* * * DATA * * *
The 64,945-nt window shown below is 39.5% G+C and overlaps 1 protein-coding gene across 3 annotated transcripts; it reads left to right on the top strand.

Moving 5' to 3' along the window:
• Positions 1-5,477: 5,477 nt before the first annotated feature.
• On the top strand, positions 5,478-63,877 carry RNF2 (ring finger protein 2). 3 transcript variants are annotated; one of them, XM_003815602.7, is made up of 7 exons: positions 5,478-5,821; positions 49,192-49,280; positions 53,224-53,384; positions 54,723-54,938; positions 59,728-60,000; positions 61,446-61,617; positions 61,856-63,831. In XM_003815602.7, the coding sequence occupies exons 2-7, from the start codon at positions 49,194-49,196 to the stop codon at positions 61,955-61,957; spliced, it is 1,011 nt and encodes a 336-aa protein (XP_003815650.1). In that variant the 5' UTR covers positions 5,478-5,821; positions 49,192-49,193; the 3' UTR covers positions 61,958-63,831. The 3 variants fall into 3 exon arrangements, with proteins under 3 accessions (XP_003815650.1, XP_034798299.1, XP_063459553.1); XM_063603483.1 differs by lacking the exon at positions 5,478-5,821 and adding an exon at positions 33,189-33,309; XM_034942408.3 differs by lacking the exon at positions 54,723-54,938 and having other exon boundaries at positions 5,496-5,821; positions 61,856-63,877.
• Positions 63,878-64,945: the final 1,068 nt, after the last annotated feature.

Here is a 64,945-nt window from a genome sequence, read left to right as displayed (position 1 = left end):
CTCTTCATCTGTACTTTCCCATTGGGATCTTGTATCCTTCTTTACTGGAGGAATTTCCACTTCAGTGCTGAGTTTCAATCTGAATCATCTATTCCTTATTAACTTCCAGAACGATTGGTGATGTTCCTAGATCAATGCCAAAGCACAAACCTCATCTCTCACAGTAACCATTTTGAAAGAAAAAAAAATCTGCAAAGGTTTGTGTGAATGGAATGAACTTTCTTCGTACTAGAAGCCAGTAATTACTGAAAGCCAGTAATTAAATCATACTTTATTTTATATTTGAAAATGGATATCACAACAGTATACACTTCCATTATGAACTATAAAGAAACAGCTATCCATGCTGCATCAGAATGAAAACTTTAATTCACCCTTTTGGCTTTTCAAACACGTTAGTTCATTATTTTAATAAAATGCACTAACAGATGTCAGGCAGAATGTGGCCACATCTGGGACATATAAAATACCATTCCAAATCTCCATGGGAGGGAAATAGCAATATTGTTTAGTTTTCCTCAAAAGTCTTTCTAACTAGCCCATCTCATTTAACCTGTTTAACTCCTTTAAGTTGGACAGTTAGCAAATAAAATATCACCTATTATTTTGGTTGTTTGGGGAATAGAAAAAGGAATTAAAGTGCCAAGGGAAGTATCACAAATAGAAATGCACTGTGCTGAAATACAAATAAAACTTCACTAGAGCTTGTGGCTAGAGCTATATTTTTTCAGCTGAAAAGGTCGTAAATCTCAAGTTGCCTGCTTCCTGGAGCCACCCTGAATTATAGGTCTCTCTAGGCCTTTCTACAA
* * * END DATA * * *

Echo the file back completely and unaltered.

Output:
The 64,945-nt window shown below is 39.5% G+C and overlaps 1 protein-coding gene across 3 annotated transcripts; it reads left to right on the top strand.

Moving 5' to 3' along the window:
• Positions 1-5,477: 5,477 nt before the first annotated feature.
• On the top strand, positions 5,478-63,877 carry RNF2 (ring finger protein 2). 3 transcript variants are annotated; one of them, XM_003815602.7, is made up of 7 exons: positions 5,478-5,821; positions 49,192-49,280; positions 53,224-53,384; positions 54,723-54,938; positions 59,728-60,000; positions 61,446-61,617; positions 61,856-63,831. In XM_003815602.7, the coding sequence occupies exons 2-7, from the start codon at positions 49,194-49,196 to the stop codon at positions 61,955-61,957; spliced, it is 1,011 nt and encodes a 336-aa protein (XP_003815650.1). In that variant the 5' UTR covers positions 5,478-5,821; positions 49,192-49,193; the 3' UTR covers positions 61,958-63,831. The 3 variants fall into 3 exon arrangements, with proteins under 3 accessions (XP_003815650.1, XP_034798299.1, XP_063459553.1); XM_063603483.1 differs by lacking the exon at positions 5,478-5,821 and adding an exon at positions 33,189-33,309; XM_034942408.3 differs by lacking the exon at positions 54,723-54,938 and having other exon boundaries at positions 5,496-5,821; positions 61,856-63,877.
• Positions 63,878-64,945: the final 1,068 nt, after the last annotated feature.

Here is a 64,945-nt window from a genome sequence, read left to right as displayed (position 1 = left end):
CTCTTCATCTGTACTTTCCCATTGGGATCTTGTATCCTTCTTTACTGGAGGAATTTCCACTTCAGTGCTGAGTTTCAATCTGAATCATCTATTCCTTATTAACTTCCAGAACGATTGGTGATGTTCCTAGATCAATGCCAAAGCACAAACCTCATCTCTCACAGTAACCATTTTGAAAGAAAAAAAAATCTGCAAAGGTTTGTGTGAATGGAATGAACTTTCTTCGTACTAGAAGCCAGTAATTACTGAAAGCCAGTAATTAAATCATACTTTATTTTATATTTGAAAATGGATATCACAACAGTATACACTTCCATTATGAACTATAAAGAAACAGCTATCCATGCTGCATCAGAATGAAAACTTTAATTCACCCTTTTGGCTTTTCAAACACGTTAGTTCATTATTTTAATAAAATGCACTAACAGATGTCAGGCAGAATGTGGCCACATCTGGGACATATAAAATACCATTCCAAATCTCCATGGGAGGGAAATAGCAATATTGTTTAGTTTTCCTCAAAAGTCTTTCTAACTAGCCCATCTCATTTAACCTGTTTAACTCCTTTAAGTTGGACAGTTAGCAAATAAAATATCACCTATTATTTTGGTTGTTTGGGGAATAGAAAAAGGAATTAAAGTGCCAAGGGAAGTATCACAAATAGAAATGCACTGTGCTGAAATACAAATAAAACTTCACTAGAGCTTGTGGCTAGAGCTATATTTTTTCAGCTGAAAAGGTCGTAAATCTCAAGTTGCCTGCTTCCTGGAGCCACCCTGAATTATAGGTCTCTCTAGGCCTTTCTACAA